RVG A Quality Of MercyThis month, RVG’s imaginative and literate indie-rock jewel A Quality Of Mercy is available on vinyl. We threw some questions to frontwoman Romy Vager.

A Quality Of Mercy has been available digitally for a little while, and garnered a lot of deserved attention, but now it’s available on vinyl and to a wider audience. Does the re-release feel like a coming home, or a leaping off?

Definitely more of a leaping off. We initially released the album ourselves in March and had an amazing launch for it in the venue where it was recorded. It was such a beautiful night but after that we didn’t know what else we could do with it. This time around we have a label and they’re helping us do the things we wanted to do the first time, like print more vinyl and make a video or two. We’re all really proud of the album and it’s really nice to see it get a bit of extra love the second time round. I’m pretty excited that people outside of Melbourne will get to hear it too.

Vincent Van Gogh contains the line “You want to be famous for being unloved” – do you think artists can become obsessed with the romance or theatre of misery?

I think that our culture is very obsessed with the kind of artists that live dangerously and die young. We celebrate it. A lot of people see that growing up and think that’s what you have to do to be to be a credible artist. It kind of gives you a false legitimacy to be reckless and nasty to the people who care about you. It’s a very cold way to live. I only started to write better songs when I stopped being that kind of person. About seven or eight of my musician friends think that song is about them, which is both hilarious and telling.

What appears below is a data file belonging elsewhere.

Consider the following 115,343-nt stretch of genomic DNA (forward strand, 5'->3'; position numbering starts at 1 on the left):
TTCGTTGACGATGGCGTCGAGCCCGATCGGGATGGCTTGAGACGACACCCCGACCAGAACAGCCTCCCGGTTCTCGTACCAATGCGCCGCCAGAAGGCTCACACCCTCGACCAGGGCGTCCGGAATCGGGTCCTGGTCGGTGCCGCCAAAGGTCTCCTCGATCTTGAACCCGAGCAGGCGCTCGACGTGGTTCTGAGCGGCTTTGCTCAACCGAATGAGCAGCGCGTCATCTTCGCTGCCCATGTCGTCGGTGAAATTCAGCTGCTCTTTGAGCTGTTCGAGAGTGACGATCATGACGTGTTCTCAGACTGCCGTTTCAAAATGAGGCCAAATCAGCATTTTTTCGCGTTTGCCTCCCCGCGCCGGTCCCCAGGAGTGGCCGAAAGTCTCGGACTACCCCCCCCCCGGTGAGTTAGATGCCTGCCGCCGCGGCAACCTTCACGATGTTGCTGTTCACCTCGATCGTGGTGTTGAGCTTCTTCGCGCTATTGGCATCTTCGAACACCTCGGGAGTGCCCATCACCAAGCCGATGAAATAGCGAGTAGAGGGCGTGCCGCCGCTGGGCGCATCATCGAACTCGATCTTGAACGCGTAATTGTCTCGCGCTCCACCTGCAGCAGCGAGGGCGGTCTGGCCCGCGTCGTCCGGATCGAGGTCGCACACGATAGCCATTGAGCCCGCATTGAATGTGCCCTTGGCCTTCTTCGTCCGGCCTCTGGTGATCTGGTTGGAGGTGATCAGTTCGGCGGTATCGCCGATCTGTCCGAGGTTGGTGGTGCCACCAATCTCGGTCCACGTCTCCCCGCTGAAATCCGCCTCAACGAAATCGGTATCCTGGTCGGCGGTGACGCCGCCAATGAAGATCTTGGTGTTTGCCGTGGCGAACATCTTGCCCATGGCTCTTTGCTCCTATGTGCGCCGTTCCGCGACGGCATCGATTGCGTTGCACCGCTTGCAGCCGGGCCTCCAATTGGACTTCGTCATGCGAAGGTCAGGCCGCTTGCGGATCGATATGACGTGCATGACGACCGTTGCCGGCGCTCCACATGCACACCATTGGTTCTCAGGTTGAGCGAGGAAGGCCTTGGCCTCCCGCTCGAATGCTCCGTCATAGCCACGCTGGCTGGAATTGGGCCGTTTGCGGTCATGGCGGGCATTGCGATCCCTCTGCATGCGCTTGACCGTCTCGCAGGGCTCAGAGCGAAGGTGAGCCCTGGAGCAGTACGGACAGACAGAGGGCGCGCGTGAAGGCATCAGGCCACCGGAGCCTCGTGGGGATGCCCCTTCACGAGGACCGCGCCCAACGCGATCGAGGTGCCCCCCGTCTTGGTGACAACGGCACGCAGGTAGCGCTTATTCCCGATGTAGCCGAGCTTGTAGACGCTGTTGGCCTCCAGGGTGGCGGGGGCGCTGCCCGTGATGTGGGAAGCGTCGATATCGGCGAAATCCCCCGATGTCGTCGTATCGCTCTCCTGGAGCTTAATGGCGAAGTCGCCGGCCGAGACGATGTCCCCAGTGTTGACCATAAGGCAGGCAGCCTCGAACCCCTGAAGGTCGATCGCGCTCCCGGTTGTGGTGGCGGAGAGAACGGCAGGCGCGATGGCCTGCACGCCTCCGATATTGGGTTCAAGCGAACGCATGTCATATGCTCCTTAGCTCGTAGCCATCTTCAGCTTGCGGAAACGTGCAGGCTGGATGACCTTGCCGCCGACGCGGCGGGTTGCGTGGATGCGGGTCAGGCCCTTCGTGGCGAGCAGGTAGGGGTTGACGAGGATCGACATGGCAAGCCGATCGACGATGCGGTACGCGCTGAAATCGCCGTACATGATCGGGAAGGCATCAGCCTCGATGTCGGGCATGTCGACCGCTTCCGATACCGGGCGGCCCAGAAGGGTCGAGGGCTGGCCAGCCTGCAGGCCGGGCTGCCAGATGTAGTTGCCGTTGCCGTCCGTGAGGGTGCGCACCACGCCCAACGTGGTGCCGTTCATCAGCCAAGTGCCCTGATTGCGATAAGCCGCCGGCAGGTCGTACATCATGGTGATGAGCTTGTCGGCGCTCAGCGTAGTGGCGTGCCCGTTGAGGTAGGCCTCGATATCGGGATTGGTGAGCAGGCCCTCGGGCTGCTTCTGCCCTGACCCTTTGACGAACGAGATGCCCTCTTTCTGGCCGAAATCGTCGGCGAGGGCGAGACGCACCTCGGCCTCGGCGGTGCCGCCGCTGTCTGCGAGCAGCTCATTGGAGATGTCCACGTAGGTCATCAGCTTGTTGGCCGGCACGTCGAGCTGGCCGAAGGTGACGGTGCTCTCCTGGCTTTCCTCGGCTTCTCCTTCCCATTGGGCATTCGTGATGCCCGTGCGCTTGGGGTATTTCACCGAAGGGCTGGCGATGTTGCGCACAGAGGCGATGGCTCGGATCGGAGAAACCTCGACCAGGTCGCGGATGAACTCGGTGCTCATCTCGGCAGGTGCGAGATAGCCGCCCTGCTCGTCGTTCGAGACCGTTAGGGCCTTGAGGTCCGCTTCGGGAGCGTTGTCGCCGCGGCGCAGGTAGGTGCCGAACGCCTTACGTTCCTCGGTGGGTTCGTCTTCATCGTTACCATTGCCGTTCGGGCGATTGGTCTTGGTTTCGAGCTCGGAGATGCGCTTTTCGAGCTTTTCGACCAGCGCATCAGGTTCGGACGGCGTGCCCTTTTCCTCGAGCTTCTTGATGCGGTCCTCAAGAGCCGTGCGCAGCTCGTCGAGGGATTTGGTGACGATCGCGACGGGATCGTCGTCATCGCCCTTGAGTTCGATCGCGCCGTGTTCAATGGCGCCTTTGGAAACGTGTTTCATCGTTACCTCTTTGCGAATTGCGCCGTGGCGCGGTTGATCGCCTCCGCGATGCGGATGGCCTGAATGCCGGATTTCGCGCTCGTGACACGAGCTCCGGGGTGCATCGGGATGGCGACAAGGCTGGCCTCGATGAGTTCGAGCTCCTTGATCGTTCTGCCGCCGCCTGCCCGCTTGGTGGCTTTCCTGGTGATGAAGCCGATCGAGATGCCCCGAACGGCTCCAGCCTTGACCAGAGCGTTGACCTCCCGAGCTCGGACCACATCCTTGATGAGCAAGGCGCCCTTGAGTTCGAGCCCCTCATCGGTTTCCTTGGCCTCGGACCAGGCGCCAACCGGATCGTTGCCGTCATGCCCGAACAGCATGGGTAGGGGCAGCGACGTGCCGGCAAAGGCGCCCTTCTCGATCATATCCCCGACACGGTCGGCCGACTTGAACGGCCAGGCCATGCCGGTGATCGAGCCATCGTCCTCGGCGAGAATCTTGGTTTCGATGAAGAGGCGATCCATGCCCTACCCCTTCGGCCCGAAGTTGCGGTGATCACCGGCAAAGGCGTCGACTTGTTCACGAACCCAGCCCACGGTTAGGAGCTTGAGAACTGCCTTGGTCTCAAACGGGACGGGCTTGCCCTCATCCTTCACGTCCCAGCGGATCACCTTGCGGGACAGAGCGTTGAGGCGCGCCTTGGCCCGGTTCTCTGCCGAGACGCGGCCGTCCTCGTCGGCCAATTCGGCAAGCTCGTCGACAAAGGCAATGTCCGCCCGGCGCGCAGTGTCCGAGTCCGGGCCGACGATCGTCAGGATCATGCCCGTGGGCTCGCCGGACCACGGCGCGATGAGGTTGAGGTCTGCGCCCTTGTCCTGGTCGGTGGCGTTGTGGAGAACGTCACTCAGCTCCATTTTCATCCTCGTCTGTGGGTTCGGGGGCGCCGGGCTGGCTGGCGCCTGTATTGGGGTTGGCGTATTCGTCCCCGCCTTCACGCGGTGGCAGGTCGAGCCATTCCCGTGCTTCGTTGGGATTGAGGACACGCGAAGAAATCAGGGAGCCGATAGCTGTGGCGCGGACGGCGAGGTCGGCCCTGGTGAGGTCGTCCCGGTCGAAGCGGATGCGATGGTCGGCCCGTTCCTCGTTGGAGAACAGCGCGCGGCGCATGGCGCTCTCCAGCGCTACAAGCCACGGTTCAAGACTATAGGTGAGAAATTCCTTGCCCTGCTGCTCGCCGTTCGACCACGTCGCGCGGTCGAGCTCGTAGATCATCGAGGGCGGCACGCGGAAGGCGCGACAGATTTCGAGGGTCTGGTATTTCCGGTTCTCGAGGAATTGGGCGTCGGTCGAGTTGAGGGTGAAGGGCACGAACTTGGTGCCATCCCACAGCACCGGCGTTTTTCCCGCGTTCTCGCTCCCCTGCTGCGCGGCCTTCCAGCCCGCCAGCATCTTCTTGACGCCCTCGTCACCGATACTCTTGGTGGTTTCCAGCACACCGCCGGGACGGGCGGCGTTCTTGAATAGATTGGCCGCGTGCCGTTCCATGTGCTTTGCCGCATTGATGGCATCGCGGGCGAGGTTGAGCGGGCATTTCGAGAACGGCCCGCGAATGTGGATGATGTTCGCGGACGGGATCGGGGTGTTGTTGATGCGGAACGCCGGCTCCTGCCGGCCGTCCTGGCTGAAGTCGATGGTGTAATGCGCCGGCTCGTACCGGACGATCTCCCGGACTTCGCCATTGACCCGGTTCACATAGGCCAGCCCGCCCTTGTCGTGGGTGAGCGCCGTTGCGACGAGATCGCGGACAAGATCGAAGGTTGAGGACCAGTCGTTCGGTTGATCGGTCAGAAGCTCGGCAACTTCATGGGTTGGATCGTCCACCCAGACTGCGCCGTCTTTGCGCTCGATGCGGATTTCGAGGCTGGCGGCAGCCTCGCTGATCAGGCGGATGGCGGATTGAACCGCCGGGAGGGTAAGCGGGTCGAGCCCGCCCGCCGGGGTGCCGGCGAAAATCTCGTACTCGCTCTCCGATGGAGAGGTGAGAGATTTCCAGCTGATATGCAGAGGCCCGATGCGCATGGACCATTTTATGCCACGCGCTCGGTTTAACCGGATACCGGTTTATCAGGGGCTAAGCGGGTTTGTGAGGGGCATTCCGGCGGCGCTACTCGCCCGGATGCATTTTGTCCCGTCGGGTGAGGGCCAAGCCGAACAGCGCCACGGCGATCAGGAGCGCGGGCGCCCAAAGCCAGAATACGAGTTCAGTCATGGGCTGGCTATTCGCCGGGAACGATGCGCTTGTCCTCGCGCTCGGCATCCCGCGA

IBM has some brilliant, hilarious lyrics (“You loved him for his sentience, but now you see he’s just a Pentium”). There are two pauses with sound effects in the song. The first is the old school dial-up tone. What does it signify for you?

Thanks! For me it mostly signifies the frustration at having to wait 15 minutes for a single webpage to load. The internet felt like much more of a novelty as a kid but I’m so grateful it was there. It introduced me to a world outside of Adelaide and pointed me towards all the artists that I really like. I remember downloading a whole bunch of Siouxsie and Sisters of Mercy music videos that would take around 10 hours each to download, provided that no one unplugged the cable. It was worth it.

The second effect I can’t identify – is it a power tool?

It’s a dentist drill. The plan was that it would make people’s teeth vibrate once they worked out where the sound effect came from. It’s always important to make people feel uncomfortable occasionally.

Your presser says these songs are an attempt to “move beyond ego, beyond the simple confessional of the songwriter, hoping to find perspective on both world and self.” Do you think that move from the micro to the macro is necessary if you want to evolve (either artistically or personally)?

I guess when I was writing a lot of the lyrics for these songs I was purposely throwing in lines that my ego was very much against. I didn’t want to write that classic ‘I did wrong this time, but usually I’m perfect’ kinda song again. I was trying to write from all kinds of perspectives rather than just that.

When I compare the lyrics on AQOM to the other stuff I’ve written, I definitely see an evolution there. Having this newfound objectivity and empathy has definitely helped me be the artist I want to be. I definitely think it’s important to have an ego, but it’s also important to not let your ego take control of you.

You’re playing the hallowed Meredith stage in December. Are you Meredith-goers in general?

I’ve never actually been to Meredith but Reuben and Marc have been a lot. Marc is actually a carer for Chris Nolan and so playing Meredith has a greater, more personal significance for him than the rest of us. I think we’re all pretty nervous but it’s gonna be a lot of fun. I need to find something shiny to wear.

A Quality Of Mercy is out October 20 via Our Golden Friend.

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